Best Friends

A woman stays out all night. In the morning when she shows up at the front door she tells her husband that she spent the night at a her best friend’s.

The man picks up the phone and calls ten of her friends–not one confirms that she spent the night.

Another evening the man doesn’t come home, and in the morning says that he spent the night at his best friend’s.

The woman takes the phone and calls his friends. After she talks to ten men, five say he did indeed spend the night at his house and the other five say that he is still there!

She added the comment that men are better friends than women. I responded by saying, “Or better liars.” [Another friend, commenting on my post asked “better” liars?] 

This got me thinking. Is it a better friend who tells the truth or who covers for a friend?

In the New Testament is says that love covers over a multitude of sins (1 Peter 4.8). It also says that love “rejoices in the truth” ( 1 Cor 13.6).

What are your thoughts on this? What would you do if you received a call like that?

Before I close let me include the Bosnian proverb, “A lie has short legs.” Which means that you can’t go far in a lie.

Any of you remember the dentist played by Lawrence Olivier in Marathon Man? Remember his hapless victim, Babe, played by Dustin Hoffman?

Well, let me tell you I thought of poor Babe a few times during my four one-hour visits to the dentist.

Zemir asked me if I wanted Novocaine and I thought, “Nobody else in this country uses it, why should I? Besides, he might think I’m a coward or a sissy.” So I went without.

He started working on my bad, old, metal fillings. He replaced them with enamel. The first one wasn’t so bad, only a couple of tender moments. Right after I left the office I was able to eat, even hot and cold. It was great!

Next day the same.

It went so well I gave him permission to replace all my old fillings. I don’t know how much fillings cost in the US but here I only payed $22.00 for the whole tooth. Some of my back teeth had two or three fillings!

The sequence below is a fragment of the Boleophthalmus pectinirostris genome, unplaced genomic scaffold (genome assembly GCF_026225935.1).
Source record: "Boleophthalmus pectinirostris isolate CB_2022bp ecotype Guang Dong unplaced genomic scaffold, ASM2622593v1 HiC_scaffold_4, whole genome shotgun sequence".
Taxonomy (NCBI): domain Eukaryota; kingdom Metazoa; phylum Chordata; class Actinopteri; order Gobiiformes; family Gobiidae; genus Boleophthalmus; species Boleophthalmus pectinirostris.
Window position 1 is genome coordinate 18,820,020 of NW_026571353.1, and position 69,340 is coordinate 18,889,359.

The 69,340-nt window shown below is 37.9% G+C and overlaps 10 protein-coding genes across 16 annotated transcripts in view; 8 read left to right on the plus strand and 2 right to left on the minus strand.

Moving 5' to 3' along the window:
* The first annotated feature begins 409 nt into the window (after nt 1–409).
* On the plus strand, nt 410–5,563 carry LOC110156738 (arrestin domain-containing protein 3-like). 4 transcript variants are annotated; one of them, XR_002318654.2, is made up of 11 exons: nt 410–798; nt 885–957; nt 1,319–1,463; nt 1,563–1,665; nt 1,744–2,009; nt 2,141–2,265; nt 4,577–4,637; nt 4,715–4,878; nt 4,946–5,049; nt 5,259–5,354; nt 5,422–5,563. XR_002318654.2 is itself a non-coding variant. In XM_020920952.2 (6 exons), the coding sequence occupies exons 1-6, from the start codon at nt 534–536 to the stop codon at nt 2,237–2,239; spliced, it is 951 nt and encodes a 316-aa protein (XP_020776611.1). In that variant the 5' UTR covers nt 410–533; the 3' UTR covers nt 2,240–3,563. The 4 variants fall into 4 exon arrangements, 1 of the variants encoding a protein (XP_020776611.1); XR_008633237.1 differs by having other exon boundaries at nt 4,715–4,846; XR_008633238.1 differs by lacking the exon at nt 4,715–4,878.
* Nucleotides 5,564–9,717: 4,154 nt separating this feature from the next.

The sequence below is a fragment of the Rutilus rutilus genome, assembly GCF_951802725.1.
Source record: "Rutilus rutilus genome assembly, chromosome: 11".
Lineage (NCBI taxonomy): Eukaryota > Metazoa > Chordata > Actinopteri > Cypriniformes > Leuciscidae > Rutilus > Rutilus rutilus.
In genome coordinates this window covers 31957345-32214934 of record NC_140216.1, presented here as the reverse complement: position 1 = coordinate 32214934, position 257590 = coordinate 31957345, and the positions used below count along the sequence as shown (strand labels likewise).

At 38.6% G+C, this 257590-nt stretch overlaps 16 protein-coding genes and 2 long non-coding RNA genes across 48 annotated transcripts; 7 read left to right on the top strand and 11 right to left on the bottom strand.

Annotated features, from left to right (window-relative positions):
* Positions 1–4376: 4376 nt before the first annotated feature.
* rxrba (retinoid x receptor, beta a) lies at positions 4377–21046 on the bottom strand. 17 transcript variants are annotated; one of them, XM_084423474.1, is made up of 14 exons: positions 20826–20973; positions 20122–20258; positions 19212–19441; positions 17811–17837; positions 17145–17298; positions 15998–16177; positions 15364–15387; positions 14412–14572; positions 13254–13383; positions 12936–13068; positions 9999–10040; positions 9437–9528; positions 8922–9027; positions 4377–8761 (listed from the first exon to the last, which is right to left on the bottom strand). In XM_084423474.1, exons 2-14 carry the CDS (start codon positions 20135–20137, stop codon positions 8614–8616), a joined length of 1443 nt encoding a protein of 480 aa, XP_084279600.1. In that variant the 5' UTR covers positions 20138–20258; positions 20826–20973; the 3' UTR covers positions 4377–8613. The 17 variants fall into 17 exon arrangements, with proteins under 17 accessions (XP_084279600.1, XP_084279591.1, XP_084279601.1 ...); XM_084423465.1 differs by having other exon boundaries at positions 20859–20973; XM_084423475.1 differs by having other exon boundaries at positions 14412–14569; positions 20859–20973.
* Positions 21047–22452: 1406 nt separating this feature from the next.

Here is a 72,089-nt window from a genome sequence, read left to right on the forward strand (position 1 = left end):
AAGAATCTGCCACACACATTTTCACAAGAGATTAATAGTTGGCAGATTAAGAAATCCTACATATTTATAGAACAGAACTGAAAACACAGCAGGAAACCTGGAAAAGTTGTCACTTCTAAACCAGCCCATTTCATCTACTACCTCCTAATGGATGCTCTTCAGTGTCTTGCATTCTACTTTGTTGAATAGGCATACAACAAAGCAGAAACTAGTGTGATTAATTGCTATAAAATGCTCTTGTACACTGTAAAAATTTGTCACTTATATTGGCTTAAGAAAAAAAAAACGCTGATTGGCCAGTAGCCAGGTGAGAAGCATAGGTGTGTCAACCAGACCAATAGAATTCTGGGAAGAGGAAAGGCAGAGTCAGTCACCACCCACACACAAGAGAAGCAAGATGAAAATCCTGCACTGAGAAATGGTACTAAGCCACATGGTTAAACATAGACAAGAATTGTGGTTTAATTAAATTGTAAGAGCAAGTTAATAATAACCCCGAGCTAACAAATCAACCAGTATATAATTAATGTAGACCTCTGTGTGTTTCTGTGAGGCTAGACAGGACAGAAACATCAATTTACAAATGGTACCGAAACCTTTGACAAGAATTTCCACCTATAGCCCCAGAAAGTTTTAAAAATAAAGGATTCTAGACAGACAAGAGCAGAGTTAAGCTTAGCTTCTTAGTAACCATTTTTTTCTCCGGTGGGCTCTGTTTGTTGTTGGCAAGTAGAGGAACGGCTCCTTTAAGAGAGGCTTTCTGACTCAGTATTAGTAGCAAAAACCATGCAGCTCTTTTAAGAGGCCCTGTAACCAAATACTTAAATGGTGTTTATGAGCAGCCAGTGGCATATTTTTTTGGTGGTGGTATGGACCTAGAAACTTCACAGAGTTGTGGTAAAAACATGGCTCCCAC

I wonder how much mercury I ingested during the whole process. The suction device was a little weak and it kept getting clogged up. So I ended up swallowing some of the matter from my old fillings.

Now, the last day was harrowing. That day I felt like Babe in the Marathon Man. As soon as he started drilling he found a nerve. He was cool about it. When I reacted he would move to another spot and work on it for a while and briefly return to the sore spot.

But I knew he had to return to the spot, and I knew it hurt. As I anticipated the return of the drill to that spot the sweat began to pour and when he hit the spot a tear would well up in my eye. WAHHHH!

It’s finished. I’m no sissy. Hopefully these will last me another 20 years!

Tomorrow I get to go to the dentist. I already know I have to repair one filling.

I’m doing it here because it’s so much cheaper. But I miss my dentist in Toledo OH. He specialized in explaining everything well, and avoiding pain as much as possible.

Here Novocain is, for many, a luxury.

It will be the first time I go to this particular dentist so I don’t know what to expect.

I hope I don’t bite him too hard, I haven’t had my rabies shot.

Not far from my place of employment is a prayer room for all faiths. The only rule is that you take off your shoes before entering.

I haven’t prayed there yet but I need to. I don’t need to because it is a prayer room but because it’s quiet, close, and nobody else ever goes there. (That in itself is sad since people here killed one another over their religion. To kill for the right to practice a faith that you don’t practice in peace time seems a little hypocritical to me.)

I’ve begun the discipline of fasting and it seems to me that if I don’t pair my fasting with more times of prayer,…well… then I’m just dieting.

My desire is to connect. I need to abide with the One who promised to be with me. I want to know Jesus coursing through my veins like sap from the vine courses through its branches. Often it seems like it’s just me coursing through my veins.

Today I’m going to start visiting the prayer room for all faiths, perhaps it’s even for my weak faith.

I made an interesting self discovery the other day. I can write and write in response to someone’s blog. But I take little time to write proactively and to tell people what I’m thinking, discovering, feeling about life, love, God, and culture.

I hope my journey interests you.